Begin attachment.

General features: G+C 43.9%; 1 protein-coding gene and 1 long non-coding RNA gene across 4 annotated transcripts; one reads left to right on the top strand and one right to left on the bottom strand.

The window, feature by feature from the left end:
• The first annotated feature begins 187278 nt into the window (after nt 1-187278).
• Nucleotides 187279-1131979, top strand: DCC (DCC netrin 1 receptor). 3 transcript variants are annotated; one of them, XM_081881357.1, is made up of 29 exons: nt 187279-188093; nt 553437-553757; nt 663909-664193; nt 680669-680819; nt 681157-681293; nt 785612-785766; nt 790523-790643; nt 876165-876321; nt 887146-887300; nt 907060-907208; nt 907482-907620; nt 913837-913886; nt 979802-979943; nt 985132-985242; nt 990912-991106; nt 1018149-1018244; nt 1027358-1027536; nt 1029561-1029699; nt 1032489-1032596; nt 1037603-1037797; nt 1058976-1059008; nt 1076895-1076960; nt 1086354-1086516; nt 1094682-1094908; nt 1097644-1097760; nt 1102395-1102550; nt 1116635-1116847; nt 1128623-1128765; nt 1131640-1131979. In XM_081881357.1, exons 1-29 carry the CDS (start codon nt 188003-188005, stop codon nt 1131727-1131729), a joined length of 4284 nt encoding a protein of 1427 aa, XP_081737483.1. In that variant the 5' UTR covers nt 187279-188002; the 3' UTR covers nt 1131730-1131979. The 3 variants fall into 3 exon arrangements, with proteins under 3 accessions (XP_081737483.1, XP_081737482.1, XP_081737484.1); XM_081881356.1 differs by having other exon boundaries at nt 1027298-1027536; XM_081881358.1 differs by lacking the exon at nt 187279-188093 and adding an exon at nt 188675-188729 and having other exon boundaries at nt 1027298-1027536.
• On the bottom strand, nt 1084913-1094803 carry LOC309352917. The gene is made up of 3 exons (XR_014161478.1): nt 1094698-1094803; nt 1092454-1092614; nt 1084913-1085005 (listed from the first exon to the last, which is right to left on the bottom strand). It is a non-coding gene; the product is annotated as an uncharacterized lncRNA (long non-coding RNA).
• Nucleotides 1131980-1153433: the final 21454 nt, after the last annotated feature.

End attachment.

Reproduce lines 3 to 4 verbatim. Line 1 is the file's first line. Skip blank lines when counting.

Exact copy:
• The first annotated feature begins 187278 nt into the window (after nt 1-187278).
• Nucleotides 187279-1131979, top strand: DCC (DCC netrin 1 receptor). 3 transcript variants are annotated; one of them, XM_081881357.1, is made up of 29 exons: nt 187279-188093; nt 553437-553757; nt 663909-664193; nt 680669-680819; nt 681157-681293; nt 785612-785766; nt 790523-790643; nt 876165-876321; nt 887146-887300; nt 907060-907208; nt 907482-907620; nt 913837-913886; nt 979802-979943; nt 985132-985242; nt 990912-991106; nt 1018149-1018244; nt 1027358-1027536; nt 1029561-1029699; nt 1032489-1032596; nt 1037603-1037797; nt 1058976-1059008; nt 1076895-1076960; nt 1086354-1086516; nt 1094682-1094908; nt 1097644-1097760; nt 1102395-1102550; nt 1116635-1116847; nt 1128623-1128765; nt 1131640-1131979. In XM_081881357.1, exons 1-29 carry the CDS (start codon nt 188003-188005, stop codon nt 1131727-1131729), a joined length of 4284 nt encoding a protein of 1427 aa, XP_081737483.1. In that variant the 5' UTR covers nt 187279-188002; the 3' UTR covers nt 1131730-1131979. The 3 variants fall into 3 exon arrangements, with proteins under 3 accessions (XP_081737483.1, XP_081737482.1, XP_081737484.1); XM_081881356.1 differs by having other exon boundaries at nt 1027298-1027536; XM_081881358.1 differs by lacking the exon at nt 187279-188093 and adding an exon at nt 188675-188729 and having other exon boundaries at nt 1027298-1027536.